The popularity of AI and machine learning (ML) has skyrocketed in recent years. In fact, STX Next’s 2021 CTO report found that around two-thirds of businesses have now implemented ML in some form and a further three-quarters of chief technology officers see it as the most likely technology to come to prominence in the next two years.
Maximising the potential of ML means being fully aware of the complexity and unique challenges that come with these types of projects, and taking the necessary steps to overcome them.
For businesses operating on a global scale, the volume of structured and unstructured data created every day has grown exponentially in recent years, in large part due to the increased usage of technology to support business. For organisations and end users, AI and ML-powered products can assist in processing it, thus streamlining operations, eliminating human error and easing the process of international expansion.
So what are the challenges that can be encountered in a typical ML project and how best can technical teams combat them?
Understanding the business goal of ML and communicating it well
Before coding begins, it is vital to have a detailed understanding of what is desired by the client and be able to communicate that to the rest of the team, who might not always be present at every meeting.
This means understanding a business’s purpose, budgets and being able to recommend the best course of action. There could be a simple solution to a client’s problem that takes a project in a completely new direction. At the same time, budget constraints could mean that you need to cut corners in some areas and prioritise others.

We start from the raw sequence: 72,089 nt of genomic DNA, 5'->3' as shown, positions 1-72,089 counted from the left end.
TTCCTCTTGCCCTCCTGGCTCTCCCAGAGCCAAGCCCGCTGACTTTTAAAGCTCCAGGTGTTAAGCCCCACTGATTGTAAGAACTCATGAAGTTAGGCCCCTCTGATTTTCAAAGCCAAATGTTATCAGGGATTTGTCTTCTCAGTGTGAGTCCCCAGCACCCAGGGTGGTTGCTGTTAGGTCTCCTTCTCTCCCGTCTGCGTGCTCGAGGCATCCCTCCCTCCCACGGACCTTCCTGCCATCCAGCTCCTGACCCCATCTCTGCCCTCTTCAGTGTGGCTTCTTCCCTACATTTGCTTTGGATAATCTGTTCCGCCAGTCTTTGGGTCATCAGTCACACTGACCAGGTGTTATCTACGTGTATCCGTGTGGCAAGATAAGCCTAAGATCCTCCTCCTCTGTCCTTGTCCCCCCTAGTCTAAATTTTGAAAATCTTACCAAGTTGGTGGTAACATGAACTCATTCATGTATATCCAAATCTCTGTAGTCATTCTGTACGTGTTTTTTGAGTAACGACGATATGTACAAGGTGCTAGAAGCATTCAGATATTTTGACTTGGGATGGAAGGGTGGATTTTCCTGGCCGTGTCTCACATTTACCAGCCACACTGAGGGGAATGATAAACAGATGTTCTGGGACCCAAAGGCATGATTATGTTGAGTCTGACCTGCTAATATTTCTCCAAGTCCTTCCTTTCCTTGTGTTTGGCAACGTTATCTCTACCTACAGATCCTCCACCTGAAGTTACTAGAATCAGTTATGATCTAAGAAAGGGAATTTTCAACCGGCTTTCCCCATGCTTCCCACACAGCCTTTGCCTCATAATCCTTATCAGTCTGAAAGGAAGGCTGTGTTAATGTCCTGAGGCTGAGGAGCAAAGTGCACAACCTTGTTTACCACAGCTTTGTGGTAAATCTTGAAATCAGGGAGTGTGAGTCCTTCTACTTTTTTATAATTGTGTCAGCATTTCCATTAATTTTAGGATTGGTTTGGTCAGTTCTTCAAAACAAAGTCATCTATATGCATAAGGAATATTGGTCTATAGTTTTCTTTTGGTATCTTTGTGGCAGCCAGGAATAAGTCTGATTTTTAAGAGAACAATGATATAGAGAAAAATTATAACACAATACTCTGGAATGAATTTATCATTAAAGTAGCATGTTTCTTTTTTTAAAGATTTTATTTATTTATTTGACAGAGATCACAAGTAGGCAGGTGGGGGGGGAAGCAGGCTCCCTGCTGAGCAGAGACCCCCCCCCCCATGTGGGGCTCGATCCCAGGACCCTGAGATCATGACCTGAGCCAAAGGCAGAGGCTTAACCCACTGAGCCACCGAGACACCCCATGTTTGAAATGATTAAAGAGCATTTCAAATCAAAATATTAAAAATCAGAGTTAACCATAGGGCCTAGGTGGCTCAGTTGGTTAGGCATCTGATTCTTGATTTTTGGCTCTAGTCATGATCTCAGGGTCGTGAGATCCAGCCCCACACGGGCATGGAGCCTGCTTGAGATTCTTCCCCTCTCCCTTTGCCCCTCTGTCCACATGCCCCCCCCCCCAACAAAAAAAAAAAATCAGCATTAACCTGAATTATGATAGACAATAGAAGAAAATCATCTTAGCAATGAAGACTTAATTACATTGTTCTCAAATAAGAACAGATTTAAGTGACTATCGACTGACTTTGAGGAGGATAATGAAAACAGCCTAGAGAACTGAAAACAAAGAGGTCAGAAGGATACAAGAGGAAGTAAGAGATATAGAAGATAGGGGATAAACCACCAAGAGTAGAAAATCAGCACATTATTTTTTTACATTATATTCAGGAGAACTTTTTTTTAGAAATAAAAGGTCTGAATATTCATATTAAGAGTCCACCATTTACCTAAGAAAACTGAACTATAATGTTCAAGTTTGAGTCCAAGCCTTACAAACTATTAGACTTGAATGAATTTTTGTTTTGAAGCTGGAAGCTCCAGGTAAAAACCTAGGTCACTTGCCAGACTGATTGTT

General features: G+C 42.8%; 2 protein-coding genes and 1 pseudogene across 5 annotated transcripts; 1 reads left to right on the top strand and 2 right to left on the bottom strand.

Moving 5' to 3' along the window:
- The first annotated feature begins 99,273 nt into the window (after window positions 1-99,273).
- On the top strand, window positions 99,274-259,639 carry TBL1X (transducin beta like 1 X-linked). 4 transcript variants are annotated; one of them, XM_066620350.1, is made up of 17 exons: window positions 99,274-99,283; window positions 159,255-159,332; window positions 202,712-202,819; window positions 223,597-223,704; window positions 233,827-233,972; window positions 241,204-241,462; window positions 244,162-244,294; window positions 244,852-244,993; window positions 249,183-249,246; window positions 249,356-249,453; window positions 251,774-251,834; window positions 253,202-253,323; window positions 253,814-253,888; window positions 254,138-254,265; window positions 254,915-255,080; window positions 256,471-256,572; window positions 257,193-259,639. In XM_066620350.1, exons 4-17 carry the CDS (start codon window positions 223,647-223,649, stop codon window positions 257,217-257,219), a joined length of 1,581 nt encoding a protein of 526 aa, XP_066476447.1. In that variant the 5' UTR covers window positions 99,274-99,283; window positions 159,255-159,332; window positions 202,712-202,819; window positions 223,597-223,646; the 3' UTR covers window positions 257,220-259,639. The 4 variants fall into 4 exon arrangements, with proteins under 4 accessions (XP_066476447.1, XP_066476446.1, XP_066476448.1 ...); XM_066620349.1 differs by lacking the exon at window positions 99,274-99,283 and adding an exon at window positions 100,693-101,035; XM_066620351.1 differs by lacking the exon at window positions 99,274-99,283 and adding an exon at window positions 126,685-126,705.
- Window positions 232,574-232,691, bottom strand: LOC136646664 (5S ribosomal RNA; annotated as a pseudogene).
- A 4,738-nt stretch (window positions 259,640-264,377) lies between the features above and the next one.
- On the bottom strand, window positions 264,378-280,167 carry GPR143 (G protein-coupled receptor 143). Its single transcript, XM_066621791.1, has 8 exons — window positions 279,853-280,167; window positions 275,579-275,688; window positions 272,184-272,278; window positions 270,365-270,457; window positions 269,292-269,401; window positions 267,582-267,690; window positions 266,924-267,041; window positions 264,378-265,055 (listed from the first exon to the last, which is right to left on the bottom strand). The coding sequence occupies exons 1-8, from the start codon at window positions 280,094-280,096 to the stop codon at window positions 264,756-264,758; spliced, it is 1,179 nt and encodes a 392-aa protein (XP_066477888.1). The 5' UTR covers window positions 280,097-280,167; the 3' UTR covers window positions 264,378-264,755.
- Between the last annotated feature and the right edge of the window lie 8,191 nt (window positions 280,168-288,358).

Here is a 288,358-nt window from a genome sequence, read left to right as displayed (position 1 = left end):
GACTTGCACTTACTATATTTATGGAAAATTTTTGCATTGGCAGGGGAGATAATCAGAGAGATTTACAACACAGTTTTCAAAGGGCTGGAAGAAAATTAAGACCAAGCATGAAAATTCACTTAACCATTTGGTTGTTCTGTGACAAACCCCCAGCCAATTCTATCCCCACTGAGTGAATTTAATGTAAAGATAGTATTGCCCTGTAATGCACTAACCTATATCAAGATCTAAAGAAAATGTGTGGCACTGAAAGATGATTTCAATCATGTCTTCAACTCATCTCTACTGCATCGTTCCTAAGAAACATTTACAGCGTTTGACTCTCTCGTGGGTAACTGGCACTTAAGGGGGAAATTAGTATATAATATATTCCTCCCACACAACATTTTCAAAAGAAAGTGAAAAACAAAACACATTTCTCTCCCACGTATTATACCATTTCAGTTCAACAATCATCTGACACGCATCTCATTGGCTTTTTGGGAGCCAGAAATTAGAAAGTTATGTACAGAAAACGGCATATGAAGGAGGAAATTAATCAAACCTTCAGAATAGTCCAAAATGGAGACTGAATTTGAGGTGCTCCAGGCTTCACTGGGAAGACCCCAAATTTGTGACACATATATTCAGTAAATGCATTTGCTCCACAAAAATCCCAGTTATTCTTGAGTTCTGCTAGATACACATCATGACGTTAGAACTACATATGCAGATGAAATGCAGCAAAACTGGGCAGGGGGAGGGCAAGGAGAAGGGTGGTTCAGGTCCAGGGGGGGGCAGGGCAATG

For a product to reach a global audience, it is important to understand how it may need to be tailored to fit the needs of different regions. This should be carefully considered and planned out before the development process begins.
Data availability, bad data and bias in data
When organisations are planning global expansion, data sets can be vast, complex and diverse. ML is then crucial to organising this information and accurately aligning data with the relevant markets so that it can be used in a way that will add value to the business.
The reality is, when a business first begins working with customers, the right data is often not available or in the wrong format. Collecting and annotating data is a very expensive process, and we rely on data engineers to put this right. This is why it is so crucial to prepare data accordingly so that when the moment for expansion arrives, businesses are equipped with all the information needed to make the right decisions.
Performance management is key to meeting ML challenges
When deploying a model to production, performance matters. Once deployed, technical teams should take time to measure and test performance, and use this data to make any necessary improvements and changes.
If a product is deployed internationally, monitoring should be localised so that performance can be reviewed across different regions. Occasionally businesses will have to prioritise speed or accuracy, but this can be managed according to the judgement of team members, clients and relevant experts.
By automating processes and improving efficiency, ML frees up businesses to take on more projects and extend operations into new markets. Getting to grips with this tech is certainly a challenge but one that can facilitate global expansion if the right amount of attention is given to mastering and maximising its potential.